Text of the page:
British bookmaker William Hill is set to pay PS6.2 million ($A10.9 million) in penalties for “systemic social responsibility and money laundering failures”, the Gambling Commission has announced.
An investigation by the body revealed that between November 2014 and August 2016, the bookmaker breached anti-money laundering and social responsibility regulations.
It also found senior management failed to mitigate risks and to have sufficient staff to ensure processes for adhering to the regulations were effective.
The failures also resulted in 10 customers being allowed to deposit large sums of money linked to criminal offences, which resulted in gains for William Hill of more than PS1.2 million.
Executive director of the Gambling Commission Neil McArthur said they would use the “full range” of enforcement powers to ensure gambling is fairer and safer.
“This was a systemic failing at William Hill which went on for nearly two years and today’s penalty package – which could exceed APS6.2 million – reflects the seriousness of the breaches,” McArthur said.
“Gambling businesses have a responsibility to ensure that they keep crime out of gambling and tackle problem gambling – and as part of that they must be constantly curious about where the money they are taking is coming from.”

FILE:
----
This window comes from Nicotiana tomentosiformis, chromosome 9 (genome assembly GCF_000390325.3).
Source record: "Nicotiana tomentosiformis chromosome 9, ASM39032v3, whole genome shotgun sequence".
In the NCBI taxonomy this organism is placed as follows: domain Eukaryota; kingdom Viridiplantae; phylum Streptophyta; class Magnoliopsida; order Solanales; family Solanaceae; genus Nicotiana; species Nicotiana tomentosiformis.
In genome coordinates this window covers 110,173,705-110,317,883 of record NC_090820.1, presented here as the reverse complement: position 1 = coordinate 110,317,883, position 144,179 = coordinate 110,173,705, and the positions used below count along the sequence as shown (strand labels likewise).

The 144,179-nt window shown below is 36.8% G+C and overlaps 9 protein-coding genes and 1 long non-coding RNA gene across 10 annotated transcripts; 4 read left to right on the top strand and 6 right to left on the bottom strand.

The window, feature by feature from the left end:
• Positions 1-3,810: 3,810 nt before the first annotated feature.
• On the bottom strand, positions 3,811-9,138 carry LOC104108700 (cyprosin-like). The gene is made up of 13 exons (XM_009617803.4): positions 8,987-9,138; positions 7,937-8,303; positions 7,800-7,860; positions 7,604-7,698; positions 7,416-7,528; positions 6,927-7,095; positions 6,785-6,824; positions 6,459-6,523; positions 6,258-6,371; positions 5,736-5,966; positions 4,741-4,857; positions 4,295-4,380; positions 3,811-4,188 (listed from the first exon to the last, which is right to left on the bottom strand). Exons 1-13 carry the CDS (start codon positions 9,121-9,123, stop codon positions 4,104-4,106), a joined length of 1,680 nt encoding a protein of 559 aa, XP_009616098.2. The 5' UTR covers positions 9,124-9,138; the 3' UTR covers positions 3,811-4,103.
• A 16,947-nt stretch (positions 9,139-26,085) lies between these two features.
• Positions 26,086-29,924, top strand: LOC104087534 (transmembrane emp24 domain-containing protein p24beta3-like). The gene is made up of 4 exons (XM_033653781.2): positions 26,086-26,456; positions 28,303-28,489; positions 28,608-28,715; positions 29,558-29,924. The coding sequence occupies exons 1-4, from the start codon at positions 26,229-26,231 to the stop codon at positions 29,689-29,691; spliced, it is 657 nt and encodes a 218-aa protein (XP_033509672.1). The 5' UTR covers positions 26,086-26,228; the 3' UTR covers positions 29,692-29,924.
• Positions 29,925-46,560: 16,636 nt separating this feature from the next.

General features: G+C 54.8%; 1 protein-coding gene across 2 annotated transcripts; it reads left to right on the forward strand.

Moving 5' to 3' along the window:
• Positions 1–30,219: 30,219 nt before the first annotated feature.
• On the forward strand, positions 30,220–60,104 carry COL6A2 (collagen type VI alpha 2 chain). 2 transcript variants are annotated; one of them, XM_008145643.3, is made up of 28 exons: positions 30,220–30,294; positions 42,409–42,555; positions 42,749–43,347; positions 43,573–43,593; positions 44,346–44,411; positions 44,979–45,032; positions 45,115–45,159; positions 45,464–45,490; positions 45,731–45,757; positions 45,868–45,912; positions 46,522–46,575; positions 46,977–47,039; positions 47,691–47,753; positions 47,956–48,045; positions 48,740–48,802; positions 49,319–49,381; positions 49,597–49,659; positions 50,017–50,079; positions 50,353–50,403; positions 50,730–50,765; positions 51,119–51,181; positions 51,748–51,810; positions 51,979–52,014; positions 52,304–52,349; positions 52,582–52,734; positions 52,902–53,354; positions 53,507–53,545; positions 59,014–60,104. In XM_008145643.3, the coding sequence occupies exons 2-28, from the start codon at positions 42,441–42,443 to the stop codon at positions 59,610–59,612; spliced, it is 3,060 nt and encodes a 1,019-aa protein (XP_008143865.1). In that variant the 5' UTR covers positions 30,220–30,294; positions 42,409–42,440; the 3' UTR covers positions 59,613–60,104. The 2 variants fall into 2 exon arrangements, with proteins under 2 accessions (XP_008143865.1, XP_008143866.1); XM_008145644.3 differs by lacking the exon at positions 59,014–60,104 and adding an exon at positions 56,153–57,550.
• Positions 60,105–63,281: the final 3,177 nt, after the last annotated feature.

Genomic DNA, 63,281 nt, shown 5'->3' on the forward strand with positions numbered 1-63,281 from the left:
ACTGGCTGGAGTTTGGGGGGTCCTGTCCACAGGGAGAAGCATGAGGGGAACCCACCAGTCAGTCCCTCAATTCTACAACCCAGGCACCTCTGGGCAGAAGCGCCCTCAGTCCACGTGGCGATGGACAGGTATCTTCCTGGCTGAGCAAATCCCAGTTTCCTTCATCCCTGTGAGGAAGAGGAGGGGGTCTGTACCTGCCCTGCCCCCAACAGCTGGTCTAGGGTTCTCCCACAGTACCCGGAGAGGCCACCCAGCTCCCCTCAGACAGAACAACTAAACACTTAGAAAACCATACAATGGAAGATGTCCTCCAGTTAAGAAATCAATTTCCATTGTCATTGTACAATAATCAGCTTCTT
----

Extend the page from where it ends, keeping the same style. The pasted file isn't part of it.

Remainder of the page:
The body said some of the issues it found included the bookie not adequately seeking information about the source of punters’ funds or establishing whether they were problem gamblers.
Examples of failures included one customer being allowed to deposit PS654,000 over nine months without any checks being carried out.
The Gambling Commission said the customer lived in rented accommodation and was employed within the accounts department of a business – earning around APS30,000 a year.
In another case one person was allowed to deposit PS541,000 over 14 months, after an assumption based on a verbal conversation was made that their potential income could top PS365,000 a year, and no further probing undertaken.
In reality, the Gambling Commission said this person was earning PS30,000 a year and was stealing from their employer to fund their gambling habit.
As a result of the investigation, William Hill will have to pay more than PS5 million for breaching regulations and divest itself of the APS1.2 million it earned from transactions with the 10 customers.
The bookmaker will also have to appoint external auditors to review the effectiveness and implementation of its anti-money laundering and social policies and procedures, and share findings with the wider industry.